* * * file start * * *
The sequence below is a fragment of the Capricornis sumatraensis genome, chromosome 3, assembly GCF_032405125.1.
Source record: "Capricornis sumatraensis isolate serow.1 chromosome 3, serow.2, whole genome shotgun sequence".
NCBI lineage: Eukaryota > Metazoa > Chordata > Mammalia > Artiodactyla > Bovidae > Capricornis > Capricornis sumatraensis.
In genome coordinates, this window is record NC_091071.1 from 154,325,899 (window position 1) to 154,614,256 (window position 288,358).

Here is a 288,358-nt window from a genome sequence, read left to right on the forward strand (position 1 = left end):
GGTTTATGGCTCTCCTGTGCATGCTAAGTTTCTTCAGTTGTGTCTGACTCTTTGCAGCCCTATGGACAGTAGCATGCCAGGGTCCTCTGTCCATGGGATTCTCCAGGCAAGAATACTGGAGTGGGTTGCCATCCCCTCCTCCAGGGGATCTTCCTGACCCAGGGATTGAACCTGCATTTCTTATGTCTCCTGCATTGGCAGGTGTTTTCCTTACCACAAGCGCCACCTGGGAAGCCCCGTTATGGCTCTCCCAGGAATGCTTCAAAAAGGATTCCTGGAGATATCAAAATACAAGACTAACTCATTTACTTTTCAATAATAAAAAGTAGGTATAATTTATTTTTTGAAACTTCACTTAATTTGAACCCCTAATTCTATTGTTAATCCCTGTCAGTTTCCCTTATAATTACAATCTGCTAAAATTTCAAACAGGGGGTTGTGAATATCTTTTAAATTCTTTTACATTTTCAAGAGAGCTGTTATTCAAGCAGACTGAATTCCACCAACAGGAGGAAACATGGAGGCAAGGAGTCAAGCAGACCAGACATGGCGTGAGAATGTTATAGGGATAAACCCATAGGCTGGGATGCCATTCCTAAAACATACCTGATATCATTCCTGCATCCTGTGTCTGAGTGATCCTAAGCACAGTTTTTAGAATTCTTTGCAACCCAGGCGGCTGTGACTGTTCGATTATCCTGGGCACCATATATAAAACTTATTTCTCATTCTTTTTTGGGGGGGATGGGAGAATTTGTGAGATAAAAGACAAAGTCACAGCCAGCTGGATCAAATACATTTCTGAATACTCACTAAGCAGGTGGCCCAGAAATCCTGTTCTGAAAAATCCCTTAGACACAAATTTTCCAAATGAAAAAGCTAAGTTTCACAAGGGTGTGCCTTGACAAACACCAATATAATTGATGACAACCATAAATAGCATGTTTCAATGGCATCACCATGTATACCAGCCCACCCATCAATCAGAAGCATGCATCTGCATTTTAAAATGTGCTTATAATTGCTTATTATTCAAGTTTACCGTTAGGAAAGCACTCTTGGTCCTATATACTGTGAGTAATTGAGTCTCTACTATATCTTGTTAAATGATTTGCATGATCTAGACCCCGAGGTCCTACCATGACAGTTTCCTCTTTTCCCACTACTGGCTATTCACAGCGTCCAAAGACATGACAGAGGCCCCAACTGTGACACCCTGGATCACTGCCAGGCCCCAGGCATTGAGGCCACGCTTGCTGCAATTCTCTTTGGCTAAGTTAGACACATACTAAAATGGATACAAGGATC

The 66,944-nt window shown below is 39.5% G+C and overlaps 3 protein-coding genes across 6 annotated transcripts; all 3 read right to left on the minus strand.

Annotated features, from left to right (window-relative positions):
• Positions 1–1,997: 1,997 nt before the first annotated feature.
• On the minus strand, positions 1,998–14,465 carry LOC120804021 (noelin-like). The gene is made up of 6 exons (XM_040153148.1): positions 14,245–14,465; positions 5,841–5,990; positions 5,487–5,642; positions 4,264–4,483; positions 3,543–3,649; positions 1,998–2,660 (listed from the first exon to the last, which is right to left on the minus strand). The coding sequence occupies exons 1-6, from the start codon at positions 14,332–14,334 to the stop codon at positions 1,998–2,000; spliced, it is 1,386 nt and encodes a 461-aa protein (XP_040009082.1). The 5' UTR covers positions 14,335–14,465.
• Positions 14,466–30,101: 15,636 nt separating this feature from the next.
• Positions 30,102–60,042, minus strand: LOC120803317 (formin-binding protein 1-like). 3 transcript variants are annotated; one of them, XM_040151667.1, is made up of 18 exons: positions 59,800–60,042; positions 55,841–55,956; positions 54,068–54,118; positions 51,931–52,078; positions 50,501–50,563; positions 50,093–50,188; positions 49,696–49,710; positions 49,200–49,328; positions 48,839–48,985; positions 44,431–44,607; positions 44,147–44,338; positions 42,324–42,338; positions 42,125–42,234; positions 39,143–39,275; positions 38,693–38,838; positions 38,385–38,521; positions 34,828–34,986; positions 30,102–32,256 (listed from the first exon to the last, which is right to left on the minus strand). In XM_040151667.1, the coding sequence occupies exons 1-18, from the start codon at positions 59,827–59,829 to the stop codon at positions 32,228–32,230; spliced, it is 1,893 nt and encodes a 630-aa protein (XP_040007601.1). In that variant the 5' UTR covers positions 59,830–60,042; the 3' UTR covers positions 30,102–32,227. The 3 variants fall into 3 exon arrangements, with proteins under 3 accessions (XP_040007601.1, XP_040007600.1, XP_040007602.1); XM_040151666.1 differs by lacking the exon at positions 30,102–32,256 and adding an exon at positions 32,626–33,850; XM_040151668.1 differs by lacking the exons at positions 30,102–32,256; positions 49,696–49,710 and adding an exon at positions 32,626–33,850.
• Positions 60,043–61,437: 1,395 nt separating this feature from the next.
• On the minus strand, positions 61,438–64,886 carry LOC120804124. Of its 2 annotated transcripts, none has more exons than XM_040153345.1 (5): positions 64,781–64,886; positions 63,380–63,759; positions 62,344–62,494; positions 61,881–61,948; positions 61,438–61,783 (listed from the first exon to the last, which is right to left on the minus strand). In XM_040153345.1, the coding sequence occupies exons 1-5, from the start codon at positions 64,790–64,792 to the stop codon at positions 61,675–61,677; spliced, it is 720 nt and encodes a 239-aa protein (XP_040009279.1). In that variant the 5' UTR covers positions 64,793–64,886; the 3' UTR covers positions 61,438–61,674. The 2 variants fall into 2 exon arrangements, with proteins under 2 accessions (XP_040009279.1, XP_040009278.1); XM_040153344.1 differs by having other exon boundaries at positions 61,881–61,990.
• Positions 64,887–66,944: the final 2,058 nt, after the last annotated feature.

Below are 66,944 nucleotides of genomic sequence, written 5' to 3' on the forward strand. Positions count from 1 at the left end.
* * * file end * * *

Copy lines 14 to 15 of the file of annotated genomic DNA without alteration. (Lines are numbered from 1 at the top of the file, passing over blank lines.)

• On the minus strand, positions 61,438–64,886 carry LOC120804124. Of its 2 annotated transcripts, none has more exons than XM_040153345.1 (5): positions 64,781–64,886; positions 63,380–63,759; positions 62,344–62,494; positions 61,881–61,948; positions 61,438–61,783 (listed from the first exon to the last, which is right to left on the minus strand). In XM_040153345.1, the coding sequence occupies exons 1-5, from the start codon at positions 64,790–64,792 to the stop codon at positions 61,675–61,677; spliced, it is 720 nt and encodes a 239-aa protein (XP_040009279.1). In that variant the 5' UTR covers positions 64,793–64,886; the 3' UTR covers positions 61,438–61,674. The 2 variants fall into 2 exon arrangements, with proteins under 2 accessions (XP_040009279.1, XP_040009278.1); XM_040153344.1 differs by having other exon boundaries at positions 61,881–61,990.
• Positions 64,887–66,944: the final 2,058 nt, after the last annotated feature.